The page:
It’s a normal, unremarkable scene: A freight train runs along the edge of a parking lot next to a hillside. The sort of thing you see all the time.
Until the hillside gives way.
This happened yesterday in Everett, Wash., just north of Seattle. The Seattle Times describes how it happened:
The surface slide came off an oversaturated 100-foot cliff that geotechnical engineers had been scheduled to check right after the 66-car train passed, according to [Burlington Northern Santa Fe] spokesman Gus Melonas.
A BNSF-led crew of at least 50 people are cleaning up some of the general grocery store merchandise that spilled — products including soap, lemon juice, solvents and disinfectants. The Seattle-bound train came from Chicago carrying a wide variety of general merchandise including meat, ovens and other things.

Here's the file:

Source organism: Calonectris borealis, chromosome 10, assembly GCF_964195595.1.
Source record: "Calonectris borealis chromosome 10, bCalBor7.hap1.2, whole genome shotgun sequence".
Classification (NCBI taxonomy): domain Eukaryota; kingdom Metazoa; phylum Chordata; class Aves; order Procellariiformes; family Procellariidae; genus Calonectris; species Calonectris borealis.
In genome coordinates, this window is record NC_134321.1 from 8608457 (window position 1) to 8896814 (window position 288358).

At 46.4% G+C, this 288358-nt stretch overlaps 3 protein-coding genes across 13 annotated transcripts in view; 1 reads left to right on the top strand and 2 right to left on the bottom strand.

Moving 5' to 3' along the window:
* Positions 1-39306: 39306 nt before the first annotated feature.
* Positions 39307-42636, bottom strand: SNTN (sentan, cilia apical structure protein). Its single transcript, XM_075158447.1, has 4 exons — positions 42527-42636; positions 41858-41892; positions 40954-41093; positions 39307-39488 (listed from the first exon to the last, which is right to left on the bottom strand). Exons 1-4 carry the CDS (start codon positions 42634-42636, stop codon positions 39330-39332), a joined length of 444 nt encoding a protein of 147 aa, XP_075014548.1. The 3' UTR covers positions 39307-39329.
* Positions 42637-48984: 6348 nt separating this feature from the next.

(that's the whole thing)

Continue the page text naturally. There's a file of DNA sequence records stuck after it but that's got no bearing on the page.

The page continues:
Here’s what the rainfall totals in Everett have looked like over the past 10 days, in inches per hour. Sunday and Monday were deluged. And Tuesday, the hillside slipped.
It wasn’t the only mudslide in the area. In addition to providing bus service around this slide, Amtrak is re-routing passengers around another stretch of track between Olympia and Tacoma.
Luckily, the contents of the train were fairly inert; initial reports that it was a chemical train seem a bit overblown. But it’s nonetheless disconcerting, as more and more oil and other toxics are shipped by train and as we learn that one of the ways in which the climate has been destabilized by warming is a huge increase in storm size and precipitation.
Could have been much worse, like a tar-sands-oil train knocked off the rails by a climate superstorm. It wasn’t that. Yet.